Below is code that will compile when INT_MAX is equal to 232. It will generate a compiler error when INT_MAX is not equal to 232.

#include <iostream>
#include <climits>

namespace NBitCheck
    template<bool> struct CTAssert;
    template<> struct CTAssert<true> {};

    constexpr bool intbitwidthcheck=INT_MAX-(2^32)+1;
    CTAssert<intbitwidthcheck> a;

int main(void) {

  return 0;

In C++, sizeof returns the size of a number relative to the size of char.

So, sizeof(int) should give you how many chars each int takes.

Next, we need to know how many bits each char has. CHAR_BIT has that information.

So try this:

constexpr size_t bits_per_int = sizeof(int) * CHAR_BIT;
constexpr bool intbitwidthcheck = (bits_per_int == 32);

Frankly, I believe this way is more readable.

Not to mention, can one reasonably expect a 32-bits signed int to contain values up to 2^32 - 1? Shouldn't that be the UINT_MAX? INT_MAX should be up to 2^31 - 1.

  • \$\begingroup\$ One may expect (even though I never saw such architecture) that INT_MAX == UINT_MAX as a border case. What the standard ensures is that The range of non-negative values of a signed integer type is a subrange of the corresponding unsigned integer type, and the value representation of each corresponding signed/unsigned type shall be the same. \$\endgroup\$ – Massimiliano Jan 26 '14 at 10:26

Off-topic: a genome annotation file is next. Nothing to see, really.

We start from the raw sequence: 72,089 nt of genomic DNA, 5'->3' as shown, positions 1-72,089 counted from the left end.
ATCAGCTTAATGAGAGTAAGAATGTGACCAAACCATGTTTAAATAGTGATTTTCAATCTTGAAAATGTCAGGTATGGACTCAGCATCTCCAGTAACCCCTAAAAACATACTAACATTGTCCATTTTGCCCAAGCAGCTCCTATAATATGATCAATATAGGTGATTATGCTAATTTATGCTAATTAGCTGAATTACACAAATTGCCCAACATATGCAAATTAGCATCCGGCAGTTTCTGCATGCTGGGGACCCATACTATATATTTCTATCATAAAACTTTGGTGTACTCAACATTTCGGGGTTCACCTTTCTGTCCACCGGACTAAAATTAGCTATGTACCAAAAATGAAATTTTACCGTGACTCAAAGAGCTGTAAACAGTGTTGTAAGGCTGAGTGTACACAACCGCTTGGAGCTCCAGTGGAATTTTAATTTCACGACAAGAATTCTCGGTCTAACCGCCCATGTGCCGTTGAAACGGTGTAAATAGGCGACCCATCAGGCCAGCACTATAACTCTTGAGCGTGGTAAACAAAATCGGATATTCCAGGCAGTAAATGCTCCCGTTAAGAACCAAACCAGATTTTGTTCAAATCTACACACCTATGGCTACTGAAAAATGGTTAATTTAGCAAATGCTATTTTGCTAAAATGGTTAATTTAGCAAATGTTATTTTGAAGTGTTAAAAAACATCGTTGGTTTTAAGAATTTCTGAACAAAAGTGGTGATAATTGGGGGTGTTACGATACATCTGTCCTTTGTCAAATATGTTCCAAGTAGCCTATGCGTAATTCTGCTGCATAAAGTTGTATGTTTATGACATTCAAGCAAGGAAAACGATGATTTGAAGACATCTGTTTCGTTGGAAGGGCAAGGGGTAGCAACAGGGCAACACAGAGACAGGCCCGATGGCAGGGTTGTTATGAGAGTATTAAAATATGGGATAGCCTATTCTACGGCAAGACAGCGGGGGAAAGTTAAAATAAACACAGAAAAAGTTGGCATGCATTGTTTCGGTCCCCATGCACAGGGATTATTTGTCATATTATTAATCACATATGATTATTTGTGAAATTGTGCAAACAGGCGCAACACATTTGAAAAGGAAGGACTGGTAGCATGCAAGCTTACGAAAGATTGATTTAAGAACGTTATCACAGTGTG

• \$\begingroup\$ horrible C-style hack. Why not use the C++ features explicitly provided for such purposes? (std::numeric_limits<>) \$\endgroup\$ – Walter Jan 30 '14 at 21:11
  • \$\begingroup\$ @Walter numeric_limits doesn't tell how many bits an int has. If instead of checking how many bits there are you really want the actual representable limits, use Massimiliano's approach instead. \$\endgroup\$ – luiscubal Jan 31 '14 at 2:17

To check if the fundamental type int is 32 bits wide I would do the following:


static_assert( std::numeric_limits<int>::max() == std::numeric_limits<int32_t>::max() , "int is not 32 bits wide");

which should be (to the best of my understanding) safer than what is proposed by @luiscubal.

The point I would raise with the accepted answer is that not all the bits in the object representation of an int may be used to represent a numeric value.

In fact, even though in the C++ standard (section 3.9) the issue is not clearly stated as in the C standard (section, I think the possibility of having padding bits in an integer type representation is allowed for compatibility reasons.


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